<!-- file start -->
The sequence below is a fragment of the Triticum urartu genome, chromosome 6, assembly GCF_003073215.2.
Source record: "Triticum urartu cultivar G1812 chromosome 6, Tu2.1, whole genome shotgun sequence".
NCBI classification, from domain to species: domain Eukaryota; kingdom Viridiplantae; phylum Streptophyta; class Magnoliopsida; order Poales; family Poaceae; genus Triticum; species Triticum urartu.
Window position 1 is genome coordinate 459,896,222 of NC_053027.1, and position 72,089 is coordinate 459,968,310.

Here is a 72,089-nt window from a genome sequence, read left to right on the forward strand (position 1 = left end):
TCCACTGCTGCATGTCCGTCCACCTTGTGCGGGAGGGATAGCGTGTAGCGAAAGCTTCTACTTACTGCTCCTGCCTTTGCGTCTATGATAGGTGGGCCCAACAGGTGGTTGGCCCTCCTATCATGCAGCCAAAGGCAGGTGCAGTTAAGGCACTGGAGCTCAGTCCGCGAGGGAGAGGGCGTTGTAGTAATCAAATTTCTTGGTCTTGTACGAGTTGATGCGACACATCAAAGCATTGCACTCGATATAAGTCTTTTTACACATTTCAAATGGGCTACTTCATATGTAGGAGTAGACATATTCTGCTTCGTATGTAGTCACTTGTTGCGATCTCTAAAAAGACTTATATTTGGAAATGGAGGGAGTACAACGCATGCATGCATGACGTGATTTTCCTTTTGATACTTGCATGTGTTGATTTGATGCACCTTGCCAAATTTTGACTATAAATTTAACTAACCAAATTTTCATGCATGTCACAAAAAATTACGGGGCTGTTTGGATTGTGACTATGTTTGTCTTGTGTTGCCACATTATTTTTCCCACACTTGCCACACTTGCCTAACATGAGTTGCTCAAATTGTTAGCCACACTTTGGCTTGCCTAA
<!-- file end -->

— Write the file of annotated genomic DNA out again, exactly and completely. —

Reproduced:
The sequence below is a fragment of the Triticum urartu genome, chromosome 6, assembly GCF_003073215.2.
Source record: "Triticum urartu cultivar G1812 chromosome 6, Tu2.1, whole genome shotgun sequence".
NCBI classification, from domain to species: domain Eukaryota; kingdom Viridiplantae; phylum Streptophyta; class Magnoliopsida; order Poales; family Poaceae; genus Triticum; species Triticum urartu.
Window position 1 is genome coordinate 459,896,222 of NC_053027.1, and position 72,089 is coordinate 459,968,310.

Here is a 72,089-nt window from a genome sequence, read left to right on the forward strand (position 1 = left end):
TCCACTGCTGCATGTCCGTCCACCTTGTGCGGGAGGGATAGCGTGTAGCGAAAGCTTCTACTTACTGCTCCTGCCTTTGCGTCTATGATAGGTGGGCCCAACAGGTGGTTGGCCCTCCTATCATGCAGCCAAAGGCAGGTGCAGTTAAGGCACTGGAGCTCAGTCCGCGAGGGAGAGGGCGTTGTAGTAATCAAATTTCTTGGTCTTGTACGAGTTGATGCGACACATCAAAGCATTGCACTCGATATAAGTCTTTTTACACATTTCAAATGGGCTACTTCATATGTAGGAGTAGACATATTCTGCTTCGTATGTAGTCACTTGTTGCGATCTCTAAAAAGACTTATATTTGGAAATGGAGGGAGTACAACGCATGCATGCATGACGTGATTTTCCTTTTGATACTTGCATGTGTTGATTTGATGCACCTTGCCAAATTTTGACTATAAATTTAACTAACCAAATTTTCATGCATGTCACAAAAAATTACGGGGCTGTTTGGATTGTGACTATGTTTGTCTTGTGTTGCCACATTATTTTTCCCACACTTGCCACACTTGCCTAACATGAGTTGCTCAAATTGTTAGCCACACTTTGGCTTGCCTAA